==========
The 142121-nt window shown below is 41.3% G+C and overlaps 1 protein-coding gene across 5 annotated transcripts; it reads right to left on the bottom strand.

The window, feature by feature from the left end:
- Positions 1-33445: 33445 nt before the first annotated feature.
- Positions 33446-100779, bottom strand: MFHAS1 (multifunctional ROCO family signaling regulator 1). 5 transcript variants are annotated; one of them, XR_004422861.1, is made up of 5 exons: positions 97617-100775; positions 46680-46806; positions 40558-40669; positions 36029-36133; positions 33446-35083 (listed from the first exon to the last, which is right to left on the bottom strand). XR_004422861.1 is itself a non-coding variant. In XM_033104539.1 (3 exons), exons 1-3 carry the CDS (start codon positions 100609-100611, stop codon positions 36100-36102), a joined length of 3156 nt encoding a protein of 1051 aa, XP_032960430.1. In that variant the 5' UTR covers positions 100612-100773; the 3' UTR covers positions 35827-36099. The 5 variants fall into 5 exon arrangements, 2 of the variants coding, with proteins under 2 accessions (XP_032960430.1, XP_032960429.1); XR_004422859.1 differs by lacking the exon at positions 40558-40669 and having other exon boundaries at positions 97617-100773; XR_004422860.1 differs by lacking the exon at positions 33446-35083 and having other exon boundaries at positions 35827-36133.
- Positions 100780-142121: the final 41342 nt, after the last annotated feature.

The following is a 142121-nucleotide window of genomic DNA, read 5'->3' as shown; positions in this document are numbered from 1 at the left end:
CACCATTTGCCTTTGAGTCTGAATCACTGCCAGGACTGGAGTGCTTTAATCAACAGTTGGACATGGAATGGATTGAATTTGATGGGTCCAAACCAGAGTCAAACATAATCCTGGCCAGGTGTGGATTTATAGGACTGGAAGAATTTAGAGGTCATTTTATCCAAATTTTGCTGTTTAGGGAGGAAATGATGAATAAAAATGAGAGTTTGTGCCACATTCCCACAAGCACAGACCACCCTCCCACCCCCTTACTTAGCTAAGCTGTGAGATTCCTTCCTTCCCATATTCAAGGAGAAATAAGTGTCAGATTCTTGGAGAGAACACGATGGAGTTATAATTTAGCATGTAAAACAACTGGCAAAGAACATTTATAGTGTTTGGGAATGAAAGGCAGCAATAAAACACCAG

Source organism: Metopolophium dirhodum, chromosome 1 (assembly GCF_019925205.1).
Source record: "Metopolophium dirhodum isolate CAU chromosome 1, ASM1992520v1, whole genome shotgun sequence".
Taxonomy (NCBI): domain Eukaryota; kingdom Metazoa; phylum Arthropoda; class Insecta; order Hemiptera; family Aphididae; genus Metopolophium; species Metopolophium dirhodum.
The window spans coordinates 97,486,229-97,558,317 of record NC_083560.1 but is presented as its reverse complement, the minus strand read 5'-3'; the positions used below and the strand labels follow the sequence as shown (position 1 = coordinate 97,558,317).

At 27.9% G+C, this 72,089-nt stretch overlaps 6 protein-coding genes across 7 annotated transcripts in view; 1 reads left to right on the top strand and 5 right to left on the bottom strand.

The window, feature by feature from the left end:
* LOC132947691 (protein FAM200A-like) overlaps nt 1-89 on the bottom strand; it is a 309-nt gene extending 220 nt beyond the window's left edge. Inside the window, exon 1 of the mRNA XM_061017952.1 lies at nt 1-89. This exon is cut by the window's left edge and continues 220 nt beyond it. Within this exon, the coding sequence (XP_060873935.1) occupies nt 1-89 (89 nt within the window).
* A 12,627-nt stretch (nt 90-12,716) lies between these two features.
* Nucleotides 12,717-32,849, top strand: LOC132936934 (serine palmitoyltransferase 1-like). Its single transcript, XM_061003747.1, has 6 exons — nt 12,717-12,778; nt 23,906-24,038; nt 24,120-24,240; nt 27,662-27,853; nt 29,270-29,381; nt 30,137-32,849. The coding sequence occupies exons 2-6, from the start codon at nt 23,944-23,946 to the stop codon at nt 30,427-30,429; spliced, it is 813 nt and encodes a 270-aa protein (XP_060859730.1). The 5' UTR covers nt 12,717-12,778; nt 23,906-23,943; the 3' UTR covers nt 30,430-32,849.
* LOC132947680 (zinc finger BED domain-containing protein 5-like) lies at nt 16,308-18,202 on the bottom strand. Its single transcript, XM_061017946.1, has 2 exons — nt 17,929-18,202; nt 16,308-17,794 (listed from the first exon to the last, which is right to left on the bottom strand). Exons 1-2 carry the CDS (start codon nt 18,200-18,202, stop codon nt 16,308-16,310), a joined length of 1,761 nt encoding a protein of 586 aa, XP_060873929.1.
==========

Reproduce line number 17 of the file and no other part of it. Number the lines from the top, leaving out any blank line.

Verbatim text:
* LOC132947680 (zinc finger BED domain-containing protein 5-like) lies at nt 16,308-18,202 on the bottom strand. Its single transcript, XM_061017946.1, has 2 exons — nt 17,929-18,202; nt 16,308-17,794 (listed from the first exon to the last, which is right to left on the bottom strand). Exons 1-2 carry the CDS (start codon nt 18,200-18,202, stop codon nt 16,308-16,310), a joined length of 1,761 nt encoding a protein of 586 aa, XP_060873929.1.